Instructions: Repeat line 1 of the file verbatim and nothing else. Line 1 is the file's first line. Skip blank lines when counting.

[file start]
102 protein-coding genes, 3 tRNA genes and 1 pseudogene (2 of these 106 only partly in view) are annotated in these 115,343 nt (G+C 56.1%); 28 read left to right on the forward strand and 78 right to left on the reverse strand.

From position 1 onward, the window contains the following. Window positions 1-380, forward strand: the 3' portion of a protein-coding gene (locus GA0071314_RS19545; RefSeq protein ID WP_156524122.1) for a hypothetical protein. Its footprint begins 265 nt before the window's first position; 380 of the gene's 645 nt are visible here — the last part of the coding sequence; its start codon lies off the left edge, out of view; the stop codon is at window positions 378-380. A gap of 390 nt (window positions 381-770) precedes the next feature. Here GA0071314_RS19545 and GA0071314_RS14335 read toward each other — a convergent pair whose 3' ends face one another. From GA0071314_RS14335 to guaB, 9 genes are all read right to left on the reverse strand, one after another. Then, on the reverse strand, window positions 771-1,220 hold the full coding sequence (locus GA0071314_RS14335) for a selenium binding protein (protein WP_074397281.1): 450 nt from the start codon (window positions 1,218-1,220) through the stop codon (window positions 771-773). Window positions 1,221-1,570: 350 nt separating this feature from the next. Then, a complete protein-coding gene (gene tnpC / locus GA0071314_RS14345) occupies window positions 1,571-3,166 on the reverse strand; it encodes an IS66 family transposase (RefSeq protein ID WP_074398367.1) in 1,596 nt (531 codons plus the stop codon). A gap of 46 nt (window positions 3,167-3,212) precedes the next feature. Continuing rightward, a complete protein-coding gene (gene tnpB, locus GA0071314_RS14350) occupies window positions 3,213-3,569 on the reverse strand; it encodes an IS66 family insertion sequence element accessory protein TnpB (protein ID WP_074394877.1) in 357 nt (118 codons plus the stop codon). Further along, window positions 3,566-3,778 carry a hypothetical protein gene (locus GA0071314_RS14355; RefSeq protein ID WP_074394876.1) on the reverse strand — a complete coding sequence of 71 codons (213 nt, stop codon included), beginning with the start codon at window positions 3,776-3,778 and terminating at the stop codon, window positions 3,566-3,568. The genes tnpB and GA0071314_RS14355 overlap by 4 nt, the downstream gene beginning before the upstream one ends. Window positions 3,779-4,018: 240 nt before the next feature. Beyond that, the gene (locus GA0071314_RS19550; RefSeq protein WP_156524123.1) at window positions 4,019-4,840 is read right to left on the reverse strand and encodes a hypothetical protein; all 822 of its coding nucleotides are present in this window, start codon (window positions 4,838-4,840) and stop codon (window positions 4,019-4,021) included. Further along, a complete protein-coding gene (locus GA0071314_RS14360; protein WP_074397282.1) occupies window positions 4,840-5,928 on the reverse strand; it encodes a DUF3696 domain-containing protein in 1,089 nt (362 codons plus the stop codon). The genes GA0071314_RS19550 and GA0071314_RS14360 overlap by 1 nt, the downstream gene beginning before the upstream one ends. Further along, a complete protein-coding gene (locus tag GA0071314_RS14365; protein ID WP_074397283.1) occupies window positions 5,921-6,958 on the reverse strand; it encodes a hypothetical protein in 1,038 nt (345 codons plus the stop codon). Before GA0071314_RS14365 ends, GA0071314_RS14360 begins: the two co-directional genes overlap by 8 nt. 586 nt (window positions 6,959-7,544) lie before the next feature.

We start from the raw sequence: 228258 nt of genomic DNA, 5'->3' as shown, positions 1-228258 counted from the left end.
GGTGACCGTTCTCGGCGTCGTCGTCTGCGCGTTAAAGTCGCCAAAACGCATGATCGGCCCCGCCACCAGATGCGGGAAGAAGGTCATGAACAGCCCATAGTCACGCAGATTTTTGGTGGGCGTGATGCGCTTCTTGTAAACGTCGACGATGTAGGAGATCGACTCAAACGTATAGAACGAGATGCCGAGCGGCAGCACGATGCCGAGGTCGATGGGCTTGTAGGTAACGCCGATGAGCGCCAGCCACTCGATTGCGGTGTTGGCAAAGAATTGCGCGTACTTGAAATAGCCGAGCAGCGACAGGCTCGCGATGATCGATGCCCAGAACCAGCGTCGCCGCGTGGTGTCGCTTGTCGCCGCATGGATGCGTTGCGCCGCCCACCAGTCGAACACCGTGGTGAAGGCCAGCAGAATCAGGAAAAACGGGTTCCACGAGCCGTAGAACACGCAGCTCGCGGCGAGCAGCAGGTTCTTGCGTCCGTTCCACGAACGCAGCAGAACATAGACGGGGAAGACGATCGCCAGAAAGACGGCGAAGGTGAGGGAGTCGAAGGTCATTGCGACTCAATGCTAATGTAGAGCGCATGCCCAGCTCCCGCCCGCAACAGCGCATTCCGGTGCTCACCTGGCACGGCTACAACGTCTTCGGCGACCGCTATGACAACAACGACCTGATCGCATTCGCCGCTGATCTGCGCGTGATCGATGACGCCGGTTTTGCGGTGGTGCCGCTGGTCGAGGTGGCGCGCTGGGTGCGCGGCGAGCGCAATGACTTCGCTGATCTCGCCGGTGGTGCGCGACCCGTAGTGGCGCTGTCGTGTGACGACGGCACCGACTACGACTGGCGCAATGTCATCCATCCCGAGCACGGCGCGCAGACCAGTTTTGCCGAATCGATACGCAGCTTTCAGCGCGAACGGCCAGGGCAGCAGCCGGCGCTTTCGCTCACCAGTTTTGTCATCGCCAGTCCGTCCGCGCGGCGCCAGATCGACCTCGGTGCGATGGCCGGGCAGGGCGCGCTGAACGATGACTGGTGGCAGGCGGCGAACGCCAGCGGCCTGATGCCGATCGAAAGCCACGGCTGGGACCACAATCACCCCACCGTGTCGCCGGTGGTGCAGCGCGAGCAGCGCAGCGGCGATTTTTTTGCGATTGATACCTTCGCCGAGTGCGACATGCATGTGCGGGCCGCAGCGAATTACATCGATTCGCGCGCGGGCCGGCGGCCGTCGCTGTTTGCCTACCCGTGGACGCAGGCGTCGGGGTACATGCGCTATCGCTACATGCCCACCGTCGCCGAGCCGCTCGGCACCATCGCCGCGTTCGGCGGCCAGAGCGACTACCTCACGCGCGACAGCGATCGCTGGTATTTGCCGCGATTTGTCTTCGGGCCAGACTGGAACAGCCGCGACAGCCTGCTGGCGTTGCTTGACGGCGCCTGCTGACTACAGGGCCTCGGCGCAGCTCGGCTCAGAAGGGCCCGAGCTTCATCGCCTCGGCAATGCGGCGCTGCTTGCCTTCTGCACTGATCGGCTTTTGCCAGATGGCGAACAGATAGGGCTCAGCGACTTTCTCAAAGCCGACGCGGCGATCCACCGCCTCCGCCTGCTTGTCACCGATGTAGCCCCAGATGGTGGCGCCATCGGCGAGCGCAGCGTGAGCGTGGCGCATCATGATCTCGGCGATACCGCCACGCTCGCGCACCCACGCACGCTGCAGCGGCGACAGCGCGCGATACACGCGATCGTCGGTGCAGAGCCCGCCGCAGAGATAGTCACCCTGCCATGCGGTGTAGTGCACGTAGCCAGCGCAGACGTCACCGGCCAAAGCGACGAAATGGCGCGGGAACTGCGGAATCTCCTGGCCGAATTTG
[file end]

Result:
102 protein-coding genes, 3 tRNA genes and 1 pseudogene (2 of these 106 only partly in view) are annotated in these 115,343 nt (G+C 56.1%); 28 read left to right on the forward strand and 78 right to left on the reverse strand.